Not much point in stabilizing something that can’t be measured

[I'm at a conference now and won't have time to respond to comments for a few more days.  Here's an old post I never listed.  I might dig up another old post tomorrow.  I'll read all comments when I return.]

Saturos sent me an interesting piece on the UK economy:

Both intellectually and practically, monetary policy has become something of a mess. Before the crisis, the Bank of England was guided by a simple and absolute inflation target, which it was relatively successful at meeting and was easy to understand. But since the credit crunch, it has taken on another purpose – that of bringing about a return to sustainable growth. This has brought the Bank into conflict with its primary objective. Since the crisis began, inflation has consistently been well above target, but for a brief dip in 2009, and it has twice been above 5pc.

.  .  .

Sticking to the inflation remit has become something of a charade but, ridiculously, the Bank still pretends that this is what it is trying to do. It is to be hoped that the new Governor, Mark Carney, can bring more clarity and openness to the Bank’s endeavours. Don’t expect miracles.

Fiscal policy has been equally badly wrong-footed. Lack of growth has derailed the Government’s deficit reduction plan, threatening certain fiscal crisis down the line in the absence of evasive action.

What’s more, the unwritten compact between Government and Bank of England, under which the Bank is supposed to compensate for tight fiscal policy with monetary activism, seems to be breaking down. At last week’s meeting, the Monetary Policy Committee decided to do nothing even though it judges risks still to be on the downside. To the chagrin of George Osborne, the Chancellor, Sir Mervyn seems to be saying there is little more that monetary policy can throw at the problem.

Mind you, the data as they stand would be enough to paralyse even the most sure-footed of policymakers into inaction. Can it really be true that an economy which has created more than a million private sector jobs over the past two and a half years is showing no growth at all?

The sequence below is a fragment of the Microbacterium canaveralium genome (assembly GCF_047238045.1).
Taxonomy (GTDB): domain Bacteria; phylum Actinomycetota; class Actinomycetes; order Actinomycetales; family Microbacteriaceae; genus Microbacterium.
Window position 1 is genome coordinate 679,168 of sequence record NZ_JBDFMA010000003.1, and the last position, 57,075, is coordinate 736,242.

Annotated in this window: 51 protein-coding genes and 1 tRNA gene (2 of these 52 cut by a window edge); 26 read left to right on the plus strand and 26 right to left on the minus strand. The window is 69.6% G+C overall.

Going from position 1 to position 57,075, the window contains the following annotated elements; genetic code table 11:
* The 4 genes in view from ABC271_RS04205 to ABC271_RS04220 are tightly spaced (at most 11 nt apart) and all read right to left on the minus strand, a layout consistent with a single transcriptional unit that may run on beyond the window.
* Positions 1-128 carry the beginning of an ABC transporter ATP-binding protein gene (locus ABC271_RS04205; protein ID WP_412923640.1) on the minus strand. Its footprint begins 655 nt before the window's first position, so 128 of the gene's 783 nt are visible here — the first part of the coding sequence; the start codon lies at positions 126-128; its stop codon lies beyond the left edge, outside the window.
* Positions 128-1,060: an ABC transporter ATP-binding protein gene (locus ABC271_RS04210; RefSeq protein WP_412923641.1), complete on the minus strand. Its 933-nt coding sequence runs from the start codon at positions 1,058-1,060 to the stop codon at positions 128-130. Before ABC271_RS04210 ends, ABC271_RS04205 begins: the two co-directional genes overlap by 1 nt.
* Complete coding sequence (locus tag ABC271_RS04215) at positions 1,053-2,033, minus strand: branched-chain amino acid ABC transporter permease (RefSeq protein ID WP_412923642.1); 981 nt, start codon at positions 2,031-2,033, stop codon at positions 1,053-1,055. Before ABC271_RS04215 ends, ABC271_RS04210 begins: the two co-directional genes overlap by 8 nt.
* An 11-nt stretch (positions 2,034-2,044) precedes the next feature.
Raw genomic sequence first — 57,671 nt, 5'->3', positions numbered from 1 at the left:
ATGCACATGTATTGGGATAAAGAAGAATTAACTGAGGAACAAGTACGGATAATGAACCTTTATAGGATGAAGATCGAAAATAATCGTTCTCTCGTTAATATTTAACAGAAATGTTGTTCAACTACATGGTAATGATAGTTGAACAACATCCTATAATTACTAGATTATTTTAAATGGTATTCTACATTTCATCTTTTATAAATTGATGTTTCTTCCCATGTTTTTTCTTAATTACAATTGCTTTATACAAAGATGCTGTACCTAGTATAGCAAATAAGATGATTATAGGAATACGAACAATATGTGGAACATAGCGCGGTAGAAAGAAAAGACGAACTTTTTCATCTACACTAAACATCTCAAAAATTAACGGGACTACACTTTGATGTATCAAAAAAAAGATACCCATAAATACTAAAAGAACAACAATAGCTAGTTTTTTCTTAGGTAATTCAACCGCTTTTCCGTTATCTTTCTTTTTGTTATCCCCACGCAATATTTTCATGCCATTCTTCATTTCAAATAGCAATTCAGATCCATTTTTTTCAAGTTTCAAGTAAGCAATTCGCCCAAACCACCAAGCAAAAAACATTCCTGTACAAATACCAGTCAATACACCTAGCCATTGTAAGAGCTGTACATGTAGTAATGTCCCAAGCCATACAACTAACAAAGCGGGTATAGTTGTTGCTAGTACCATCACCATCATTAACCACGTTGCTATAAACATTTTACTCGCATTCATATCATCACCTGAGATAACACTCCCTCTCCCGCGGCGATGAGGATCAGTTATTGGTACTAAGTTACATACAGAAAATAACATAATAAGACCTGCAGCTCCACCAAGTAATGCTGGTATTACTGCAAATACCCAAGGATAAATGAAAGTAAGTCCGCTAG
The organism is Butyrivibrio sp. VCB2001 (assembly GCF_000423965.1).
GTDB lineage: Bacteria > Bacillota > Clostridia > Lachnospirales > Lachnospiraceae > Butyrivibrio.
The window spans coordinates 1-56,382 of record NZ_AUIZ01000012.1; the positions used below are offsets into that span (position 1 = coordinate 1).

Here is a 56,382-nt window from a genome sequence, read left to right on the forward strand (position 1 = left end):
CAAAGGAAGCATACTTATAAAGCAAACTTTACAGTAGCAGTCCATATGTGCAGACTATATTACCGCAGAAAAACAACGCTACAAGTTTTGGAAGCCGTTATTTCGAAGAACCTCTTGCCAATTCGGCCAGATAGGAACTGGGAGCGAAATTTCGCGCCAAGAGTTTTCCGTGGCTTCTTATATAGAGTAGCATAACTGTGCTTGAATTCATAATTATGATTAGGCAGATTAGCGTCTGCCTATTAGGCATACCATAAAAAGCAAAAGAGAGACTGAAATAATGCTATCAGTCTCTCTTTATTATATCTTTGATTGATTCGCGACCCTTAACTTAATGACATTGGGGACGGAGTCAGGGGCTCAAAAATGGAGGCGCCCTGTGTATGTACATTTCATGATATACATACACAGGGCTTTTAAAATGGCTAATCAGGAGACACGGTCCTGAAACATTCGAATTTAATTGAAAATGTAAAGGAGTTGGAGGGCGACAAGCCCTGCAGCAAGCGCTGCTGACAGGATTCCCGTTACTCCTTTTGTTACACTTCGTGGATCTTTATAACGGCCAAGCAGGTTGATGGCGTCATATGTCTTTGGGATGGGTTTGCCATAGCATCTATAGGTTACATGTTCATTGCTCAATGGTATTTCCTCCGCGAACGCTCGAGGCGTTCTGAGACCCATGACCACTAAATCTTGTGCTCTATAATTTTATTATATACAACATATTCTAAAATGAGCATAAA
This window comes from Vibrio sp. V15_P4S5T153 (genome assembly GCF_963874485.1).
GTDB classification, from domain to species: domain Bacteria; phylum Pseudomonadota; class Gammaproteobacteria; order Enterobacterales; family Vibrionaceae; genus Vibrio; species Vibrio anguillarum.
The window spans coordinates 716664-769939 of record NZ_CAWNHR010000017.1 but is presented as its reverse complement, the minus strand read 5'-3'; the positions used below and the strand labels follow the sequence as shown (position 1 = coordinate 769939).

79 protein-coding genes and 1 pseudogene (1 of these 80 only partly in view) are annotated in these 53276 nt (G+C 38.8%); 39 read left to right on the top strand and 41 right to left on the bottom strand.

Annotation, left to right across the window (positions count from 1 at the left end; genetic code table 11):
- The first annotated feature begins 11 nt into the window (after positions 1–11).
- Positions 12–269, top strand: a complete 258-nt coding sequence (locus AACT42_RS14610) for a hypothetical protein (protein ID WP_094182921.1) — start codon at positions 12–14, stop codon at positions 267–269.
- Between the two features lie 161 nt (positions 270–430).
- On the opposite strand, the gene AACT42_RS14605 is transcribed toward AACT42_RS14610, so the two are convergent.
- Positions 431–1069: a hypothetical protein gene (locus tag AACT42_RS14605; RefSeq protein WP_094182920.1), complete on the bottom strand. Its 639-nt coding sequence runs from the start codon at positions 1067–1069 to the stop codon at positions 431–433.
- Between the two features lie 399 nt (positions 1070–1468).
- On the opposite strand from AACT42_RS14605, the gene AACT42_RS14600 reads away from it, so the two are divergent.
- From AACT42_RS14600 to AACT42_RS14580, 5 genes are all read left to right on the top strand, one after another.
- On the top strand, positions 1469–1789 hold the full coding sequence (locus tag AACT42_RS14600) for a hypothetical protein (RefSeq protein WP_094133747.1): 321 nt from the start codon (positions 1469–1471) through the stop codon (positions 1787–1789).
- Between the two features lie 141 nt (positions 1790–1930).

Equally hard to understand is why the UK’s export performance continues to look so lamentable. The eurozone crisis provides only part of the explanation, since even Spain and Greece have done better on exports than Britain, and that’s without the “benefit” of a sharp devaluation in the currency.

Britain’s exceptionally large services sector, and its fast-growing digital economy, may provide partial answers to all these puzzles. Once you strip out disruptions to, and structural decline in, North Sea oil revenues, then there has been some underlying GDP growth.

Moreover, if you think of much of the growth that took place in the pre-crisis bubble years as essentially just the “candyfloss” of an out of control financial and property sector, then today’s stagnation looks much easier to understand. Service industries in general, and financial services in particular, are notoriously difficult to measure, both in terms of their output and contribution to exports.

More confusion in the UK over the roles of fiscal and monetary policy–nothing new there.  But what interests me is the perception that prices can’t really be measured in the service economy.  Is that just a minor problem?  Not if services are 80% of GDP.  If we can’t measure prices, what possible benefit could there be to stabilizing prices?  Can someone show me a model that says that welfare is improved if we stablize prices than cannot actually be measured?  Obviously we are a long way from the “menu costs of inflation,” because menu prices can be measured.

I don’t have much to say on the British productivity puzzle, except that it doesn’t matter.  Indeed it doesn’t matter for two distinct reasons, which are both worth discussing.  First, because monetary policy cannot affect productivity in any meaningful (noncyclical) way.  So there is no reason for the central bank to worry about the issue.  The BoE might (and I emphasize ‘might’) be able to put the British people back to work.  But once they’ve done that they cannot wave a magic wand and make them as productive as Germans or Americans, or as unproductive and Chinese and Indians.

The second reason why productivity doesn’t matter is that it is not needed to determine the proper target path for monetary policy.  If you really believed the BoE should target some sort of imaginary “inflation rate,” then we’d need to estimate productivity, in order to know how much of NGDP growth was “real” and how much was inflation.  But that’s not necessary if you target NGDP growth, despite claims to the contrary by Mark Carney:

The main drawback of an NGDP level target in this regard is that it imposes the arbitrary constraint that prices and real activity must move in equal amounts but opposite directions. As potential real growth changes over time, either the nominal target will have to change or else it will force an arbitrary change in inflation in the opposite direction. The challenge of determining the UK’s potential growth rate at present highlights that this is not an academic concern (see answer to question 23). Another consideration is that statistics like nominal GDP are subject to revision, and these revisions can be large.